Lambrick is another surname derived from a place. But which place? There are two places now called Lambourne, one at Ruanlanihorne and the other at Perranzabuloe. This originally meant either a holy site on a hill (lanbron) or a pool by rushes (lynbron). The Lanbron at Perrranzabuloe was split into two settlements as population grew in the 1200s or early 1300s. One was called Lanbronmur (great Lanbron) and the other Lanbronwegha or Lanbronwigen (from Lanbronvean or little Lanbron?) The development of the name Lanbronwegha to Lambriggan by 1584 provides a model for the Lambrick surname.

Lambourne and Lambriggan at Perranzabuloe in 1879

Sir William Lambron, who owned the Lambourne manor in the 1390s, shows this was an early family name. But the earliest example of Lambrike in 1525 was not found at Perranzabuloe but at Tregony, near the other Lambourne at Ruanlanihorne. There we also find Pascoe Lambourne in 1543. In the seventeenth century Lambricks moved west, to Truro, and then on to Constantine. They didn’t stop there; in the mid-eighteenth century marriage registers the name was most frequent on the Lizard.

There are speculative suggestions that the surname Kinver had an origin in the Cornish language, possibly involving the element keyn (ridge). However, its historical geography suggests another story. The surname Kenver was indeed found early, and in the west. Thomas and Blanch Kenver at Sithney in 1524 and 1543 could be evidence for a Cornish language derivation. Later, in the 1570s Kenvers popped up at Bodmin. And then there was a 200-year gap.

No Kenvers or Kinvers were recorded in the registers until the 1760s. They then appeared well to the east, at Jacobstow in the north and Treneglos and South Petherwin near Launceston. While there were no Kinvers earlier in 1641, there were Kinners and Kenners at South Petherwin and around Launceston. It looks as if the name Kinver evolved from Kinner, which was originally Kenner. There is a place called Kennerleigh in Devon, based on the Old English personal name Cyneweard. Is this a more likely source?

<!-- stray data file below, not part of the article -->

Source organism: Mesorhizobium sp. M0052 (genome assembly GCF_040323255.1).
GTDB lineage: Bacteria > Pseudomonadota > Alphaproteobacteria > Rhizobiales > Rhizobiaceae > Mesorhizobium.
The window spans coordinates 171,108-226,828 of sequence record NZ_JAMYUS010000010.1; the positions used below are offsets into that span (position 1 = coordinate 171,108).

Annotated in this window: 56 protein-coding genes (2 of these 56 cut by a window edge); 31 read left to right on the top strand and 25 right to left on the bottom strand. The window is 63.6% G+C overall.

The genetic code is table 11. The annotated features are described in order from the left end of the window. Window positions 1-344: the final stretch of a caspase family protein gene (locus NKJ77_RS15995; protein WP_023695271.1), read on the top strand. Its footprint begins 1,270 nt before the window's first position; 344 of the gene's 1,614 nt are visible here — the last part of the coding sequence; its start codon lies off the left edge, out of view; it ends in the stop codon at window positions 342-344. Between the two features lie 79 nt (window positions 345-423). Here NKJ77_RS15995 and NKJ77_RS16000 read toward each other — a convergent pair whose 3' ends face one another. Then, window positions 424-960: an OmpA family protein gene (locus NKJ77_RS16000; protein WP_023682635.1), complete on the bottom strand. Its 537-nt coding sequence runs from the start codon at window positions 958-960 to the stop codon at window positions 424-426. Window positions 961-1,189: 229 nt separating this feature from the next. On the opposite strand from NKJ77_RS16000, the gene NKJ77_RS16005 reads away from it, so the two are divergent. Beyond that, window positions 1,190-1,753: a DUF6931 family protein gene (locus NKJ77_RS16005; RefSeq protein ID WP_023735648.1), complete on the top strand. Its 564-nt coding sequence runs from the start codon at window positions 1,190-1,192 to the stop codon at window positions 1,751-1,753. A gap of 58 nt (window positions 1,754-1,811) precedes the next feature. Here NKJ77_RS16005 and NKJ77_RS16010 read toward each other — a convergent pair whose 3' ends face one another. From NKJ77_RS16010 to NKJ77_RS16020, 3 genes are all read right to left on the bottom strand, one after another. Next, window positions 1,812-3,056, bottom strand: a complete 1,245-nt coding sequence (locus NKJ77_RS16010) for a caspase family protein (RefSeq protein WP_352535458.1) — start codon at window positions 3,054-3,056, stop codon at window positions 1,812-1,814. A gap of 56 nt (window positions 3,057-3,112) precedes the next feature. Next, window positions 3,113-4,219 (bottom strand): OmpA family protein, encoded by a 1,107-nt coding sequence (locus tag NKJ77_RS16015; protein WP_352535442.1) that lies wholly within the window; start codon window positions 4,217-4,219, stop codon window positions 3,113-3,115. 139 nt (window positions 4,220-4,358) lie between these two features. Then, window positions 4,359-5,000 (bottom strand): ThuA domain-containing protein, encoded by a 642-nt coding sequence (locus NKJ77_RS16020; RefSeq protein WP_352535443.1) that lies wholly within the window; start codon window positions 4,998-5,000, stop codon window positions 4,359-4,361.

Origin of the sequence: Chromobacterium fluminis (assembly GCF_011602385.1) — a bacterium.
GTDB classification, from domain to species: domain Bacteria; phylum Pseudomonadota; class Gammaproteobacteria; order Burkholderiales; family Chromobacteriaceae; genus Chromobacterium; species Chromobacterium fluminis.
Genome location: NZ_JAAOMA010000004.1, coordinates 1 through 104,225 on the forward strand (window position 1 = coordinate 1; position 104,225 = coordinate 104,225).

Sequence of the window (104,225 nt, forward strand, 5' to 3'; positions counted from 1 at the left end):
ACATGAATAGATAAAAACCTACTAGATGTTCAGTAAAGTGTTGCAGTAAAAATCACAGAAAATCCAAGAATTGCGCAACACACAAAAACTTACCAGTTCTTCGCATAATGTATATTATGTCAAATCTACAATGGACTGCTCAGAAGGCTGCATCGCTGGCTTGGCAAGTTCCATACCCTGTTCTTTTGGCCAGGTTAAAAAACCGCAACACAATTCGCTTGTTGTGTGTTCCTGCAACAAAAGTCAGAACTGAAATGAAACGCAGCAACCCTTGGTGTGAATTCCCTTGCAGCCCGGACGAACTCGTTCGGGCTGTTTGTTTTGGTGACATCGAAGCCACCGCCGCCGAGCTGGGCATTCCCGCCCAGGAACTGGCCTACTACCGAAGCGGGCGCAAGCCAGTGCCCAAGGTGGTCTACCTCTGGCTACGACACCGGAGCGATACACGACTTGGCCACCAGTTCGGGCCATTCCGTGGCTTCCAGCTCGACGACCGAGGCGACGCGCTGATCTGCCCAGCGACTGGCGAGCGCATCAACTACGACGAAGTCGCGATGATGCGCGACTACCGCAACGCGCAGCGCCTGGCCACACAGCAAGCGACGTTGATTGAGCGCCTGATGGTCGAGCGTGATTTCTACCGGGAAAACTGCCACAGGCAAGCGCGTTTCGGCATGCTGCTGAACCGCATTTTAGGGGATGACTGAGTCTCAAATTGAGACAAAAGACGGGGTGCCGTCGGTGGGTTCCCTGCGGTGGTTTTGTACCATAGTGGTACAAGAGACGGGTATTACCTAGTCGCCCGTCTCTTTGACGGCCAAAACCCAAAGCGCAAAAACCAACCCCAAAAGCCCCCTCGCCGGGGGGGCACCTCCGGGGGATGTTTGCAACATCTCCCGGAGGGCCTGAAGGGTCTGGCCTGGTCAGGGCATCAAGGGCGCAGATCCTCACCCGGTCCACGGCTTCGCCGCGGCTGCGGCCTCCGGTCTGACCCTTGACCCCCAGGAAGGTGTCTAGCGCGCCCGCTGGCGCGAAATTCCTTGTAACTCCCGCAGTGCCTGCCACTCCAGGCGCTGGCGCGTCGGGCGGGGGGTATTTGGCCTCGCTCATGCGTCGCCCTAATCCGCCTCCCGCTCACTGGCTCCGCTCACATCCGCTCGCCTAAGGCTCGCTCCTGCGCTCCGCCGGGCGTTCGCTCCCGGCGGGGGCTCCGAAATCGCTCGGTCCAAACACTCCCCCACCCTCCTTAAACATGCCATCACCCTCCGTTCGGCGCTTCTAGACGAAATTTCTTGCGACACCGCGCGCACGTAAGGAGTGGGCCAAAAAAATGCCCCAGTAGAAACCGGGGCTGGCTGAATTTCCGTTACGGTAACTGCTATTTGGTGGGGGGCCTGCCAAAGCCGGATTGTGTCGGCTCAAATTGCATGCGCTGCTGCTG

Were Cornish speakers slower to add an -s to their name?

Because the practice of adding an -s to a personal name that then became a surname first arose in England and within English-speaking communities, one might assume that non-English speakers were slower to adopt it. It didn’t stop them eventually doing so, of course. Quite the contrary, as the number of Williamses or Evanses in Wales in the 1600s and 1700s attest. That came as Welsh-speakers were transforming their traditional naming system into hereditary surnames on the general European pattern.

But what about Cornwall? Here’s a hypothesis. Cornish-speakers more belatedly added an -s than did their English-speaking compatriots, who had embraced the -s much earlier. As we saw in the previous blog, for most patronyms this change was about half-completed in the mid-1600s. So maps of distributions in 1641 ought to give us a picture of its geography. At that point the Cornish language was still in use west of Truro, had probably largely ceased a generation or so earlier in mid-Cornwall and had been defunct east of Bodmin since the 1300s at the latest.

Here are two maps, one for Richard/Richards and the other for Robert/Roberts.

Hmmm. Richard/s may support my model, although numbers are low in the east. But Robert/s doesn’t appear to do so. What do you think? Perhaps the presence of an -s was merely the result of the preference or whim of the local literate elite.

When did William (or Richard or Robert or … ) add an -s to his name?

Some of our most common surnames in Cornwall were very uncommon 500 years ago. Take the names Williams and Richards for example. Nowadays these are the the most frequent surnames found among the native Cornish. In the 1540s there were hardly any examples of people named Williams or Richards. But of course there were scores called just William or Richard, without the -s.

When was the final possessive -s added? This practice had first appeared in some English regions in the later 1200s and became particularly common in the west midlands in the 1300s and 1400s. That geography helps to explain why later, in the 1600s and 1700s, when Welsh speakers adopted hereditary surnames they looked for examples to their neighbours across Offa’s Dyke and favoured names such as Williams, Jones or Evans.

As the table below shows, in Cornwall in the 1540s the practice had yet to appear, with the sole exceptions of Harries or Harris for Harry and Hicks for Hick (a short form of Richard).

Philip (including Philp)0%44%78%
Names with -s as a % of all examples of patronym